'Scolded' braless passenger wants meeting with US airline boss

By AFP   March 28, 2024 | 07:30 pm PT
'Scolded' braless passenger wants meeting with US airline boss
Delta Air Lines planes are seen at John F. Kennedy International Airport on the July 4th weekend in Queens, New York City, U.S., July 2, 2022. Photo by Reuters/Andrew Kelly
A woman who says she was threatened with being kicked off a U.S. Delta Air Lines flight because she was not wearing a bra demanded a meeting with the company's top boss on Thursday over what she says is a discriminatory policy.

Lisa Archbold said she had on baggy jeans and a loose white t-shirt -- with no bra -- and claimed she was temporarily escorted off a flight by a female gate agent who demanded she cover up, even though her breasts were not visible.

"It felt like a scarlet letter was being attached to me," Archbold, 38, told reporters in Los Angeles about the January incident.

"I felt it was a spectacle aimed at punishing me for not being a woman in the way she thought I should be a woman as she scolded me outside of the plane."

Archbold, a DJ who was flying from Salt Lake City in conservative Utah to the famously liberal San Francisco, claims the Delta agent said her attire was "revealing" and "offensive" and that airline policy was not to allow passengers dressed that way to travel.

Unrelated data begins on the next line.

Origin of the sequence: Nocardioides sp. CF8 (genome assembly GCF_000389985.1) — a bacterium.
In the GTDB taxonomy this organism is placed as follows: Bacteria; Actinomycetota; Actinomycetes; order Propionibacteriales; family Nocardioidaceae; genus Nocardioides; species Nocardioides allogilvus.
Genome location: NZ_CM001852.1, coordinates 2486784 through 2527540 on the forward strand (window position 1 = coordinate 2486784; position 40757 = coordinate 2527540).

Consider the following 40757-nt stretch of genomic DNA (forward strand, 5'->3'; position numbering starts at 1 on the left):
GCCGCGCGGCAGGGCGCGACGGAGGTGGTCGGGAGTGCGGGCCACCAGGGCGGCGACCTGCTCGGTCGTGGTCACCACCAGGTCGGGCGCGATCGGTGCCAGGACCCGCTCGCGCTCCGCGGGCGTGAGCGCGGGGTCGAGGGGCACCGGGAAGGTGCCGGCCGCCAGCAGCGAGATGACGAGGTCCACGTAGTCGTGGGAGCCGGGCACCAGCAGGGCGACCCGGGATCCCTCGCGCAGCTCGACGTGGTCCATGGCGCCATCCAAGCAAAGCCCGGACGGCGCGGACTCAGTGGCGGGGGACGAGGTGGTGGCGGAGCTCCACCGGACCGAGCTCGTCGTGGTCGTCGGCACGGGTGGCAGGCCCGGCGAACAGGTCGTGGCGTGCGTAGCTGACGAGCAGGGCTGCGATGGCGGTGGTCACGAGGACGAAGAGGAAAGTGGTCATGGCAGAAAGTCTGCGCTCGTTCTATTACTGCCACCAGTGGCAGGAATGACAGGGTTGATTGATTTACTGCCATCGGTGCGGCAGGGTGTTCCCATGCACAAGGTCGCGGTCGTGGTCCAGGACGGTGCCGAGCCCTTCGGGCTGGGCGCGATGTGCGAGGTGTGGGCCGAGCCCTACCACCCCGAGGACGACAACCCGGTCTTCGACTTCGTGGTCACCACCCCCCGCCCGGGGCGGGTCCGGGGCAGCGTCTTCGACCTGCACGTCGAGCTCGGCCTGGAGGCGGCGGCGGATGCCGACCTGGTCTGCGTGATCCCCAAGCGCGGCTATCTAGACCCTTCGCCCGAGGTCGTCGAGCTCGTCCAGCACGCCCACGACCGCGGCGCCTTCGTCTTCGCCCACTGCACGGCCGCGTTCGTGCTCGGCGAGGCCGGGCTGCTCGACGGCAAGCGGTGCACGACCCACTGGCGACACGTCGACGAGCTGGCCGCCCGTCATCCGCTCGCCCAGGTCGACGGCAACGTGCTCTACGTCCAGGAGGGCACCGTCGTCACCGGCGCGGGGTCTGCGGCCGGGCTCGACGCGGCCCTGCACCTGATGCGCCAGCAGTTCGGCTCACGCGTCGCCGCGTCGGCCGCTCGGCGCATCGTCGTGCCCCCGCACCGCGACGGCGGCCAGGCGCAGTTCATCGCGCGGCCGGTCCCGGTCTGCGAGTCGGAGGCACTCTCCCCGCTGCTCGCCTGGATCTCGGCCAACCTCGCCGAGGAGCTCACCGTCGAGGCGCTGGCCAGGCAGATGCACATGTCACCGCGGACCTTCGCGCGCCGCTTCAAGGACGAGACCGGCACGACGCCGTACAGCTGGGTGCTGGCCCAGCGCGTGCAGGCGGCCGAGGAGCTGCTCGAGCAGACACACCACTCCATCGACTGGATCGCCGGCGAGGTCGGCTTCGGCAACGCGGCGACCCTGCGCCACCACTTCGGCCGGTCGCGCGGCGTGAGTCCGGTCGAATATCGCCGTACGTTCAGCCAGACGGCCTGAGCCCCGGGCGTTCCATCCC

But, the agent said, if she put a jacket over her t-shirt, she would be allowed to continue her journey.

Attorney Gloria Allred said she had written to Delta on behalf of Archbold demanding a meeting with the company's president to discuss the discriminatory policy.

"Male passengers are not required to cover up their t-shirts with a shirt or a jacket," she said.

"They also do not have to wear a bra to board or remain on a plane and women should not have to wear one either.

"Last I checked, the Taliban are not in charge of Delta."

Allred said U.S. federal rules allow airlines to remove passengers who present a safety or security risk to the plane or its passengers, but that was clearly not the case with Archbold.

"Neither her breasts nor any other woman's breasts have ever tried to take over a plane," she said.

"Breasts are not weapons of war, and it's not a crime for a woman or girl to have them."

Allred said there were currently no plans for a lawsuit and that all she and Archbold wanted was a meeting with Delta's president to secure assurances their policies would be updated.

In response to AFP inquiries, a spokesperson for the company said: "Earlier this year, Delta representatives contacted this customer with an apology."

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